Imidacloprid was quantified using high performance liquid chromatography (JASCO UV 1575 UV-Vis detector equipped Chemito 5000 Data Processor). For recovery studies, triplicate soil samples (1:2, w/v) taken from the control plot were fortified with acetonitrile solution of imidacloprid to obtain concentrations corresponding to different application rates. The samples were immediately extracted three times with 100 mL of acetonitrile on an electric shaker (1 h), each followed by ultrasonic vibration for 5 min. After centrifugation at 3000 rpm for 10 min, the extracts were combined and imidacloprid was partitioned in CH2Cl2 (100+50+50 mL). The combined organic extract was taken in a 250 mL round bottomed flask and evaporated to dryness in rotary vacuum evaporator with the water bath temperature adjusted to 40°C. The concentrated extract was then subjected to adsorption chromatography over florisil (60-120 mesh) with 10 cm layer of anhydrous sodium sulphate on the top. The column was eluted with 200 mL of acetonitrile: methanol (95:5). The organic fraction was evaporated to dryness, rinsed with HPLC grade methanol and filtered (0.2 μm) for direct HPLC analysis. Imidacloprid was separated on an Intersil 150x4.6 mm ODS 2, 5 μm (RP C18) using a mobile phase of methanol and water (60:40) at a flow rate of 1 mL min-1 and column temperature at 40°C. Quantification was performed against imidacloprid standard at a wavelength of 270 nm. Under this condition the retention time of imidacloprid was 3.9 min, the limit of detection was 0.01 mg and the sensitivity of the method was 0.01 mg kg-1. The average recovery was 91.2% for imidacloprid. Determination of imidacloprid residues in the samples taken out from tea fields was carried out as per the recovery study.
Results and Discussion
Initial deposits, dissipation percent, half-life values and regression equation of imidacloprid in tea soil following application at the rate of 240.0 g a.i. ha-1 (T1) and 480.0 g a.i. ha-1 (T2) have presented in Table 1 and 2.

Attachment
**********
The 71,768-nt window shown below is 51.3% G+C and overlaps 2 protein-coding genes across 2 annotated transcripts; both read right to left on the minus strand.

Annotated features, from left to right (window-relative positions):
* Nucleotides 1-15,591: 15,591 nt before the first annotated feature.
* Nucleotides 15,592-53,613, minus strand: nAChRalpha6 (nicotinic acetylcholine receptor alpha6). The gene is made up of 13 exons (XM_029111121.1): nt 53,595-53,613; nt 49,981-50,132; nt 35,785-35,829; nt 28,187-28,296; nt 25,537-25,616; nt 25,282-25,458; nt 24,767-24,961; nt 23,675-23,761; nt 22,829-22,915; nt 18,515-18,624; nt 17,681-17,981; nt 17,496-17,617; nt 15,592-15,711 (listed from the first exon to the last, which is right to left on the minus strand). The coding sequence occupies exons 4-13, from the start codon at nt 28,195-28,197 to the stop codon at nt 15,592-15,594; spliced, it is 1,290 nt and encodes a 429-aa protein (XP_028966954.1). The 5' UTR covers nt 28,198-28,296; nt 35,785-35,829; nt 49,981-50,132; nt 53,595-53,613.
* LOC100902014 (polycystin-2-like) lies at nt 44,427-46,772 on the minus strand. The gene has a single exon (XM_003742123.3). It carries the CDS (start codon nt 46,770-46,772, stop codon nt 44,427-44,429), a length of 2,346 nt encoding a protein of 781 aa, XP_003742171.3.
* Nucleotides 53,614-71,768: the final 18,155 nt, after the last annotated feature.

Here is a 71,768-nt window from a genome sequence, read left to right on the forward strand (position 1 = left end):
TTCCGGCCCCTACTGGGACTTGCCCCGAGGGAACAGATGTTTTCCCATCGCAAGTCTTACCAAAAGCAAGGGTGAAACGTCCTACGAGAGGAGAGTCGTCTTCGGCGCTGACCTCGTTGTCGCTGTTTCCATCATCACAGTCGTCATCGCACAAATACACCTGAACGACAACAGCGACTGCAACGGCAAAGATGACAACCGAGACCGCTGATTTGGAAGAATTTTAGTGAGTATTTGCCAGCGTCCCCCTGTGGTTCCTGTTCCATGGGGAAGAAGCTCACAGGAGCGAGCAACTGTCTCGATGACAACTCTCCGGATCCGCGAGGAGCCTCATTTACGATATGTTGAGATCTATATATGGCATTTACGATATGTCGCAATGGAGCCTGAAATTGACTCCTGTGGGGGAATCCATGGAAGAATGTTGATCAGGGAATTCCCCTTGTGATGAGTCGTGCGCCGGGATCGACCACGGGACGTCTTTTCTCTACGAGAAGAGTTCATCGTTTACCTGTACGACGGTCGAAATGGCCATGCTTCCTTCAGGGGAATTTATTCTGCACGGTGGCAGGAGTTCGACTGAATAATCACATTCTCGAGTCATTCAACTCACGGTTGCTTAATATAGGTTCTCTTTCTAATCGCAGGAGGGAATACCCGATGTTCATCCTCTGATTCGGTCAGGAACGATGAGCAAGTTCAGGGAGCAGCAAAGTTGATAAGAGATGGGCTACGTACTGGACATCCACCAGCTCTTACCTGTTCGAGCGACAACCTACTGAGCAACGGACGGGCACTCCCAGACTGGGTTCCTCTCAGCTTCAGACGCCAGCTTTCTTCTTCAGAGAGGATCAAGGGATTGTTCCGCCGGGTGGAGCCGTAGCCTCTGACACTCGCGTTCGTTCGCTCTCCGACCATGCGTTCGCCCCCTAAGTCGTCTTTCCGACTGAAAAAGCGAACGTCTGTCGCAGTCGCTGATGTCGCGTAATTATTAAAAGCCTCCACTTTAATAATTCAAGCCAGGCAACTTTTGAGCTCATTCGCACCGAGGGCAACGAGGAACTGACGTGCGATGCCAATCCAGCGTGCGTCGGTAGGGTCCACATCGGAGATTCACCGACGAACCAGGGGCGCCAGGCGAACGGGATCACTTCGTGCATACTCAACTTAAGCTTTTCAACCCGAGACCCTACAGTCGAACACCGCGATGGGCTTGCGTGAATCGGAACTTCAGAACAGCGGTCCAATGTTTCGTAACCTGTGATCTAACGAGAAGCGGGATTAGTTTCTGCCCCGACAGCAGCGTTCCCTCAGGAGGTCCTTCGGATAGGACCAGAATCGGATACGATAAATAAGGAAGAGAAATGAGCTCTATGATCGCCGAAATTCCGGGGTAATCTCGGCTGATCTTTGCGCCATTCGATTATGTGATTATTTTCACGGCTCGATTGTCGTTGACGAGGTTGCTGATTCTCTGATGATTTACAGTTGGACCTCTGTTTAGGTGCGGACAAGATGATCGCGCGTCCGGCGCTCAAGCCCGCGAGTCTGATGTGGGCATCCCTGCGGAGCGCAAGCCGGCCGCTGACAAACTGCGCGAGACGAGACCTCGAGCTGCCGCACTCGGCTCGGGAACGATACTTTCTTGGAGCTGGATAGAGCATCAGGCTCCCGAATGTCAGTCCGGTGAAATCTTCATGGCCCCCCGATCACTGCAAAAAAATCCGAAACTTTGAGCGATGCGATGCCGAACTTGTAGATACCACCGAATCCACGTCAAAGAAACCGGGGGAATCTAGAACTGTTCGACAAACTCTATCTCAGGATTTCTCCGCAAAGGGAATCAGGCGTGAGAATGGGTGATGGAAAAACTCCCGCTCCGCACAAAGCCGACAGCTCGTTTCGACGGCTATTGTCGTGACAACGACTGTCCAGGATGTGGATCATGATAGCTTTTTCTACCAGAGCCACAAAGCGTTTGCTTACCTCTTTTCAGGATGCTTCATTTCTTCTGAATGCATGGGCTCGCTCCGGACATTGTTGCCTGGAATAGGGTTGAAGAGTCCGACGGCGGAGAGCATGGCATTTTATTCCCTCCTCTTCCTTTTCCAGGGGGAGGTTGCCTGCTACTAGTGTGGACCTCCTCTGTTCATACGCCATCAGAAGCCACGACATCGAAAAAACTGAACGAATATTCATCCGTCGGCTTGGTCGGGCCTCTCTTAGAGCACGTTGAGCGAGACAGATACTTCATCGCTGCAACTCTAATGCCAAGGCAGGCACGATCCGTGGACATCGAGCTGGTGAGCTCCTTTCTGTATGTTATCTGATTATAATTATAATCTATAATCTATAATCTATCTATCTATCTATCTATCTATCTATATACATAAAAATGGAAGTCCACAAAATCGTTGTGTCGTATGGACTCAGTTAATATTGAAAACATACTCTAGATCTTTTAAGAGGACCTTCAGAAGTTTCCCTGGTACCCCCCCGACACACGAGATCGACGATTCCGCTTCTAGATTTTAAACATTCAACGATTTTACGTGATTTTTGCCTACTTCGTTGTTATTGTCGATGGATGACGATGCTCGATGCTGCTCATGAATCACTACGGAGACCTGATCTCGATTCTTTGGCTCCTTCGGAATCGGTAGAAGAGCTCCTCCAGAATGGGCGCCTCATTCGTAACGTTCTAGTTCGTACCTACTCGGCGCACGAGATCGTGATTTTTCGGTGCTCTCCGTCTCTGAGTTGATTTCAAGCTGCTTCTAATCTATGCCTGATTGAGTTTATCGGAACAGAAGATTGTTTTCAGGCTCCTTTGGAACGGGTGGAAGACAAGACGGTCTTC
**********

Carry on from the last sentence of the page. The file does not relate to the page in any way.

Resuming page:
|| Dissipation of imidacloprid in tea soil at recommended application
rate for termite control
|Regression equation: y = 1.2854-0.1497x, Half-life (t½)
= 2.01 days, R2 = 0.91, ND = Not Detected
|| Residue and dissipation of imidacloprid in tea soil at twice
the recommended application rate for termite control
|Regression equation: y = 1.5769 - 0.1462x, Half-life (t½)
= 2.06 days, R2 = 0.96, ND = Not Detected
|| Linear plot for dissipation of imidaclorid in tea soil
The initial deposits of imidacloprid at zero day (two h after spraying) were 0.1521 and 0.2988 mg kg-1 for the treatments T1 and T2, respectively. The imidacloprid residues in tea soil were dissipated progressively with time irrespective of the application rates. The study revealed that the dissipation of imidacloprid in tea soil was very fast which after 1st day dissipated upto 5.42-5.86% followed by 80.29-81.29% after 5th day. The residue level goes to below detectable limit on 7th day for T1 and 10th day for T2.
The dissipation of imidacloprid residue followed first order reaction kinetics (R2>0.91) for both the application rates as a straight line was obtained in each case when log values of the residue was plotted against different time intervals (Fig. 1) which corroborates well with the previous report (Anonymous, 2002). The present study revealed that the rate of dissipation is independent of initial deposits and the half-life (t½) values of imidacloprid ranged between 2.01-2.06 days irrespective of the application rates. The half-lives obtained in the present study was much less compared to the previous reports (Anonymous, 2002) but fits well with the time required for the knockdown effect of imidacloprid which is 24-48 h (Great Vista Chemicals, 2005). The lower half-life values in the soils of northeastern India might be due to the biotic and/or abiotic factors of the soils. Thus the half-lives of imidacloprid in soil were short and should be of no concern regarding environmental contamination.